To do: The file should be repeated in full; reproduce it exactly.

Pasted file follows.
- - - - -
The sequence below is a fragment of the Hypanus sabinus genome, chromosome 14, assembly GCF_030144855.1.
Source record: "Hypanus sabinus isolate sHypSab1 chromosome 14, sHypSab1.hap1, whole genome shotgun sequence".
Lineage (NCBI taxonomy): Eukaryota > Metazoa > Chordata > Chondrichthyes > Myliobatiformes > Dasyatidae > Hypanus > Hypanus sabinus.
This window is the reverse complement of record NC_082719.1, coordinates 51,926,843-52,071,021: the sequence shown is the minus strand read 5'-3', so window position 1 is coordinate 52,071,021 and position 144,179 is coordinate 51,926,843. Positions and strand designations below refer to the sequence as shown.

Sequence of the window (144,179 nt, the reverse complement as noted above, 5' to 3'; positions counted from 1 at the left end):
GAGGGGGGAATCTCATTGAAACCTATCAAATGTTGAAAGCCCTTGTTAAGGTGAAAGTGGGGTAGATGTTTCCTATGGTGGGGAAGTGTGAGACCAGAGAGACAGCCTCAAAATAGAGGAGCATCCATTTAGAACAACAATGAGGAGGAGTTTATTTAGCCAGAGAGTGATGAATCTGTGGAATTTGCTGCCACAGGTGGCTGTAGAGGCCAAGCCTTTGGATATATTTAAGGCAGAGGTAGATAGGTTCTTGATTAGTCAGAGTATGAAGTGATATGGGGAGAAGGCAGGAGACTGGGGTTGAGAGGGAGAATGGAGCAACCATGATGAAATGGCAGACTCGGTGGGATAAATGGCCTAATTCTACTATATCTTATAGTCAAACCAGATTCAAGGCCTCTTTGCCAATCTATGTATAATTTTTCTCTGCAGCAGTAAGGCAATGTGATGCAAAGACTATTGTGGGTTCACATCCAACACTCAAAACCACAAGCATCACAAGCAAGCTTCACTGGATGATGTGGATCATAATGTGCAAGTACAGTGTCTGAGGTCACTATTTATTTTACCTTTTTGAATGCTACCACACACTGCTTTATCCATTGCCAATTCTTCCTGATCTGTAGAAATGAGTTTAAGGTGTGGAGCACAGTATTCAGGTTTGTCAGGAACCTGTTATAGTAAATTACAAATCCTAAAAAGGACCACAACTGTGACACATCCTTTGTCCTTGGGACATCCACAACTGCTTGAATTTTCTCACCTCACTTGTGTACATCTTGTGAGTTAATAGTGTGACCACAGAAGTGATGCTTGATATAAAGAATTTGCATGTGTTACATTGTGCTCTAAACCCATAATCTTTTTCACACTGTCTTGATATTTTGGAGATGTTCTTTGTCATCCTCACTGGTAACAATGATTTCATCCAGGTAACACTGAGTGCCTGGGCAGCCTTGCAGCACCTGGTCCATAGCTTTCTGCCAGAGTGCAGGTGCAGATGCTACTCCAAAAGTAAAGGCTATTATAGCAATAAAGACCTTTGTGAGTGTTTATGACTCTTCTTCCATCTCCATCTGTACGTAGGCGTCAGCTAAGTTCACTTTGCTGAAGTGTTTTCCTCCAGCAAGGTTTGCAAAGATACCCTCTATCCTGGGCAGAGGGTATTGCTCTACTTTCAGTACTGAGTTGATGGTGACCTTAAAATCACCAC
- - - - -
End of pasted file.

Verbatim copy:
The sequence below is a fragment of the Hypanus sabinus genome, chromosome 14, assembly GCF_030144855.1.
Source record: "Hypanus sabinus isolate sHypSab1 chromosome 14, sHypSab1.hap1, whole genome shotgun sequence".
Lineage (NCBI taxonomy): Eukaryota > Metazoa > Chordata > Chondrichthyes > Myliobatiformes > Dasyatidae > Hypanus > Hypanus sabinus.
This window is the reverse complement of record NC_082719.1, coordinates 51,926,843-52,071,021: the sequence shown is the minus strand read 5'-3', so window position 1 is coordinate 52,071,021 and position 144,179 is coordinate 51,926,843. Positions and strand designations below refer to the sequence as shown.

Sequence of the window (144,179 nt, the reverse complement as noted above, 5' to 3'; positions counted from 1 at the left end):
GAGGGGGGAATCTCATTGAAACCTATCAAATGTTGAAAGCCCTTGTTAAGGTGAAAGTGGGGTAGATGTTTCCTATGGTGGGGAAGTGTGAGACCAGAGAGACAGCCTCAAAATAGAGGAGCATCCATTTAGAACAACAATGAGGAGGAGTTTATTTAGCCAGAGAGTGATGAATCTGTGGAATTTGCTGCCACAGGTGGCTGTAGAGGCCAAGCCTTTGGATATATTTAAGGCAGAGGTAGATAGGTTCTTGATTAGTCAGAGTATGAAGTGATATGGGGAGAAGGCAGGAGACTGGGGTTGAGAGGGAGAATGGAGCAACCATGATGAAATGGCAGACTCGGTGGGATAAATGGCCTAATTCTACTATATCTTATAGTCAAACCAGATTCAAGGCCTCTTTGCCAATCTATGTATAATTTTTCTCTGCAGCAGTAAGGCAATGTGATGCAAAGACTATTGTGGGTTCACATCCAACACTCAAAACCACAAGCATCACAAGCAAGCTTCACTGGATGATGTGGATCATAATGTGCAAGTACAGTGTCTGAGGTCACTATTTATTTTACCTTTTTGAATGCTACCACACACTGCTTTATCCATTGCCAATTCTTCCTGATCTGTAGAAATGAGTTTAAGGTGTGGAGCACAGTATTCAGGTTTGTCAGGAACCTGTTATAGTAAATTACAAATCCTAAAAAGGACCACAACTGTGACACATCCTTTGTCCTTGGGACATCCACAACTGCTTGAATTTTCTCACCTCACTTGTGTACATCTTGTGAGTTAATAGTGTGACCACAGAAGTGATGCTTGATATAAAGAATTTGCATGTGTTACATTGTGCTCTAAACCCATAATCTTTTTCACACTGTCTTGATATTTTGGAGATGTTCTTTGTCATCCTCACTGGTAACAATGATTTCATCCAGGTAACACTGAGTGCCTGGGCAGCCTTGCAGCACCTGGTCCATAGCTTTCTGCCAGAGTGCAGGTGCAGATGCTACTCCAAAAGTAAAGGCTATTATAGCAATAAAGACCTTTGTGAGTGTTTATGACTCTTCTTCCATCTCCATCTGTACGTAGGCGTCAGCTAAGTTCACTTTGCTGAAGTGTTTTCCTCCAGCAAGGTTTGCAAAGATACCCTCTATCCTGGGCAGAGGGTATTGCTCTACTTTCAGTACTGAGTTGATGGTGACCTTAAAATCACCAC